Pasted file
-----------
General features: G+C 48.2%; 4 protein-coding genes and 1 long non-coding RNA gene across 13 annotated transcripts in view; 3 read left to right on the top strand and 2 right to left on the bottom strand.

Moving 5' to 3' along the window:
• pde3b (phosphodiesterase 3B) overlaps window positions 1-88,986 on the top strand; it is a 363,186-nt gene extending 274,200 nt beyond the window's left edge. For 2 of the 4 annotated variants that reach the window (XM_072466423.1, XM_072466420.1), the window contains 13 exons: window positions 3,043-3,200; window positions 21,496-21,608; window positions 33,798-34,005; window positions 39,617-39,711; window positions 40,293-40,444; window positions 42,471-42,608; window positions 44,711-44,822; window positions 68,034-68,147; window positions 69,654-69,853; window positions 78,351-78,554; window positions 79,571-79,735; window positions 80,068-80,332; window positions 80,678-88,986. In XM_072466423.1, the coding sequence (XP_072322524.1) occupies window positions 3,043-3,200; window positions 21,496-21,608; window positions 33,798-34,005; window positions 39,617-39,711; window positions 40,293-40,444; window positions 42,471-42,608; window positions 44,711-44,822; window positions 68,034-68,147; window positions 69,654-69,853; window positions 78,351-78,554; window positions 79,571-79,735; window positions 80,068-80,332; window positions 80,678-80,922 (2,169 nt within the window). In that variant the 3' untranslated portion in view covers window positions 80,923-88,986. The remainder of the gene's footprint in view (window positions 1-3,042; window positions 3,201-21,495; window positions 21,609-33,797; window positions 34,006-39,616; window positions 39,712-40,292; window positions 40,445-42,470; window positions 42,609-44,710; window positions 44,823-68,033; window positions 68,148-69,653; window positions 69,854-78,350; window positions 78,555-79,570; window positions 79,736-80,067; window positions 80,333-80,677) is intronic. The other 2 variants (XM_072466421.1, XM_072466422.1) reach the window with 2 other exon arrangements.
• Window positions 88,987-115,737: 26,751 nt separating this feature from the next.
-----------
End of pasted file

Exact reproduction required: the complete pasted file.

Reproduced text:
General features: G+C 48.2%; 4 protein-coding genes and 1 long non-coding RNA gene across 13 annotated transcripts in view; 3 read left to right on the top strand and 2 right to left on the bottom strand.

Moving 5' to 3' along the window:
• pde3b (phosphodiesterase 3B) overlaps window positions 1-88,986 on the top strand; it is a 363,186-nt gene extending 274,200 nt beyond the window's left edge. For 2 of the 4 annotated variants that reach the window (XM_072466423.1, XM_072466420.1), the window contains 13 exons: window positions 3,043-3,200; window positions 21,496-21,608; window positions 33,798-34,005; window positions 39,617-39,711; window positions 40,293-40,444; window positions 42,471-42,608; window positions 44,711-44,822; window positions 68,034-68,147; window positions 69,654-69,853; window positions 78,351-78,554; window positions 79,571-79,735; window positions 80,068-80,332; window positions 80,678-88,986. In XM_072466423.1, the coding sequence (XP_072322524.1) occupies window positions 3,043-3,200; window positions 21,496-21,608; window positions 33,798-34,005; window positions 39,617-39,711; window positions 40,293-40,444; window positions 42,471-42,608; window positions 44,711-44,822; window positions 68,034-68,147; window positions 69,654-69,853; window positions 78,351-78,554; window positions 79,571-79,735; window positions 80,068-80,332; window positions 80,678-80,922 (2,169 nt within the window). In that variant the 3' untranslated portion in view covers window positions 80,923-88,986. The remainder of the gene's footprint in view (window positions 1-3,042; window positions 3,201-21,495; window positions 21,609-33,797; window positions 34,006-39,616; window positions 39,712-40,292; window positions 40,445-42,470; window positions 42,609-44,710; window positions 44,823-68,033; window positions 68,148-69,653; window positions 69,854-78,350; window positions 78,555-79,570; window positions 79,736-80,067; window positions 80,333-80,677) is intronic. The other 2 variants (XM_072466421.1, XM_072466422.1) reach the window with 2 other exon arrangements.
• Window positions 88,987-115,737: 26,751 nt separating this feature from the next.